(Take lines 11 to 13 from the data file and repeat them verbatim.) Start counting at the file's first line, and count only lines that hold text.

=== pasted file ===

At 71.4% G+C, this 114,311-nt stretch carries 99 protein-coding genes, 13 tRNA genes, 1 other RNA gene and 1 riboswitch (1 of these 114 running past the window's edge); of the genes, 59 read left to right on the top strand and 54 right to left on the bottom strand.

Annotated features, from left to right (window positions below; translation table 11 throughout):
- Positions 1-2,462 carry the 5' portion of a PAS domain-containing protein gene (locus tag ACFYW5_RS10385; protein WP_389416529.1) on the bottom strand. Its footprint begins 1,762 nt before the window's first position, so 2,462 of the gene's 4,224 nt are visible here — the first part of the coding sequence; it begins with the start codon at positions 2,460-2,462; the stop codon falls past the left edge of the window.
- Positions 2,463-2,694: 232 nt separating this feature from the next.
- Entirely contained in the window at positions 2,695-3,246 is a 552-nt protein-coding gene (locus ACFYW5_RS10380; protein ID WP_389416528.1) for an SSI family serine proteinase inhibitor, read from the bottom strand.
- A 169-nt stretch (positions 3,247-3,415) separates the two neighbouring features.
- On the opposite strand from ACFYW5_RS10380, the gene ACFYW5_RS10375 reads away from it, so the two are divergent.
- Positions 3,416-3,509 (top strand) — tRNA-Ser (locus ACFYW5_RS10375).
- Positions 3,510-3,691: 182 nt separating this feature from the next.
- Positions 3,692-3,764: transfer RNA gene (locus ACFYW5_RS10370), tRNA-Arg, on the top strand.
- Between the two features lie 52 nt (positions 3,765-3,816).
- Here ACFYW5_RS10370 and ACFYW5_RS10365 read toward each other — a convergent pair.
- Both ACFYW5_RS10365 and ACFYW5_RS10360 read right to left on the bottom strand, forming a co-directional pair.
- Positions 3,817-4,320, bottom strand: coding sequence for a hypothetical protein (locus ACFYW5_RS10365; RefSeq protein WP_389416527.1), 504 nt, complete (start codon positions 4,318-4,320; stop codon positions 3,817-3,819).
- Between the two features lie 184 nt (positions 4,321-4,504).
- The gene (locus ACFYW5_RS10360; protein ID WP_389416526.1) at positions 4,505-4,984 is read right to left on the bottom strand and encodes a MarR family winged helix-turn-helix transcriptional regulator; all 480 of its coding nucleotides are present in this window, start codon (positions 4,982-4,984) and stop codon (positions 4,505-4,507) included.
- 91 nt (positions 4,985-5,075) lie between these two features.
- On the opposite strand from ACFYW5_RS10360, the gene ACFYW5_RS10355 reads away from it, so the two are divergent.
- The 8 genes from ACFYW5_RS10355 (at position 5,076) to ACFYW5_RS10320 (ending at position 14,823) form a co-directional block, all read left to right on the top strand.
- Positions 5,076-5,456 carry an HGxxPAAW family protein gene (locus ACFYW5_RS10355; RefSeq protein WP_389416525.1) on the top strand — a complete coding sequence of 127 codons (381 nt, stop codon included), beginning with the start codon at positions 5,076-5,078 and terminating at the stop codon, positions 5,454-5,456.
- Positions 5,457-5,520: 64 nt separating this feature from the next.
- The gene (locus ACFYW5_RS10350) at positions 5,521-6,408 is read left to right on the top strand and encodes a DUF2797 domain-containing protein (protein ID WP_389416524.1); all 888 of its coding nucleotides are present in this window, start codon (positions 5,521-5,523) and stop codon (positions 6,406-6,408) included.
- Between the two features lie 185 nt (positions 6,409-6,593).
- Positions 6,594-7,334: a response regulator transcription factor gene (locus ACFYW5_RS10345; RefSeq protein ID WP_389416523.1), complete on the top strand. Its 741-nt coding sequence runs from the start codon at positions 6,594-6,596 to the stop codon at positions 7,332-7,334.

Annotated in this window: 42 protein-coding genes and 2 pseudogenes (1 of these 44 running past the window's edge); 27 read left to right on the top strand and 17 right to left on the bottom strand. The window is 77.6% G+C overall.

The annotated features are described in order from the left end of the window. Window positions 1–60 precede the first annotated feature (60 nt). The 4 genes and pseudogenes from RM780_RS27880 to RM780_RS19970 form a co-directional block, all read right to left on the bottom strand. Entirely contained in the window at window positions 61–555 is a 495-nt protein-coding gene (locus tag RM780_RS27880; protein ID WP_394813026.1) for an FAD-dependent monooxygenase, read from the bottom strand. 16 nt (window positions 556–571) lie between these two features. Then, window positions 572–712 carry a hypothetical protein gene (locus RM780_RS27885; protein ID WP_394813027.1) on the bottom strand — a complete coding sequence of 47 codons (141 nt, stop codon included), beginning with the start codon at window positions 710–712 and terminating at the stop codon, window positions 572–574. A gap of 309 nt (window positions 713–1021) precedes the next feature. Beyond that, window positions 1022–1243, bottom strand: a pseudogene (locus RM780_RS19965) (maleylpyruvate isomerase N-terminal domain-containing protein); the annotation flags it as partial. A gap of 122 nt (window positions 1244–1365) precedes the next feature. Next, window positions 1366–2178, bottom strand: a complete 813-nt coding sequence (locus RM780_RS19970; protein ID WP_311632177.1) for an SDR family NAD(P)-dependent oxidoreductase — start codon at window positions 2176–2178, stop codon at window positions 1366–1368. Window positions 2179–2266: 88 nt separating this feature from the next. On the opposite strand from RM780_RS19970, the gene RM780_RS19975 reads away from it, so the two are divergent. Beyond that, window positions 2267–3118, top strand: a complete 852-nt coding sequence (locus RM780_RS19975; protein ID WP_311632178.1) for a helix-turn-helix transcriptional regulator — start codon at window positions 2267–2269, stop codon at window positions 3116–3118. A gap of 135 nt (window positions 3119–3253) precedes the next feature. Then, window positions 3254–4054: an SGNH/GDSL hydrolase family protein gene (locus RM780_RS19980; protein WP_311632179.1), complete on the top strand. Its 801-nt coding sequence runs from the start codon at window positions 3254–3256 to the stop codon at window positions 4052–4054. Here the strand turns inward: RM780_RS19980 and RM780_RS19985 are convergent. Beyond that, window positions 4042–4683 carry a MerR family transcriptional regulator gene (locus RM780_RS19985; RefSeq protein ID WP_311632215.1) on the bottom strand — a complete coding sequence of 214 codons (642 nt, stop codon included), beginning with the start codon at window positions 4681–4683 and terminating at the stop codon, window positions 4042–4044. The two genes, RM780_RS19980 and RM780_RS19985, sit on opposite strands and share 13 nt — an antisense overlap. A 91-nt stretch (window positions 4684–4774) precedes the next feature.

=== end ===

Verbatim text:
- Between the two features lie 52 nt (positions 3,765-3,816).
- Here ACFYW5_RS10370 and ACFYW5_RS10365 read toward each other — a convergent pair.
- Both ACFYW5_RS10365 and ACFYW5_RS10360 read right to left on the bottom strand, forming a co-directional pair.